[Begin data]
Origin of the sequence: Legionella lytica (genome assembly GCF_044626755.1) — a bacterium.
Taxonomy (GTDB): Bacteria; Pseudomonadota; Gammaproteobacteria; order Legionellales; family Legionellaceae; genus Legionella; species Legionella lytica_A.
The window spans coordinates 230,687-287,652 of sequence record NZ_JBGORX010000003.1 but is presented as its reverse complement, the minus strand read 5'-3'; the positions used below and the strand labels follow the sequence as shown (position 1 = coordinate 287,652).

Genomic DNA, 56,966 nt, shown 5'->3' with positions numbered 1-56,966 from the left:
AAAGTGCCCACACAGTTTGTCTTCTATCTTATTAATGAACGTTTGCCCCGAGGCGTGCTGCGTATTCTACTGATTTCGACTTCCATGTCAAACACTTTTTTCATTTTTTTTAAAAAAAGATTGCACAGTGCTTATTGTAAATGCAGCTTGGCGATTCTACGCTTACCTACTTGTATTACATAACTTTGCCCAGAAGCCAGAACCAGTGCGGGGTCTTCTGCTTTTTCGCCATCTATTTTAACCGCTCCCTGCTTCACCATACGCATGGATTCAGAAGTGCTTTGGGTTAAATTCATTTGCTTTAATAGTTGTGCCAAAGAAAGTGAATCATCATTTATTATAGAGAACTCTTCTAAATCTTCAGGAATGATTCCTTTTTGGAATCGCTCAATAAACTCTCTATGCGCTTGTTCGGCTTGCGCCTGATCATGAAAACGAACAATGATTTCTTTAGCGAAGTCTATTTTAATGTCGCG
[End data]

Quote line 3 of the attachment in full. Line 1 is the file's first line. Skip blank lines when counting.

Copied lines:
The window spans coordinates 230,687-287,652 of sequence record NZ_JBGORX010000003.1 but is presented as its reverse complement, the minus strand read 5'-3'; the positions used below and the strand labels follow the sequence as shown (position 1 = coordinate 287,652).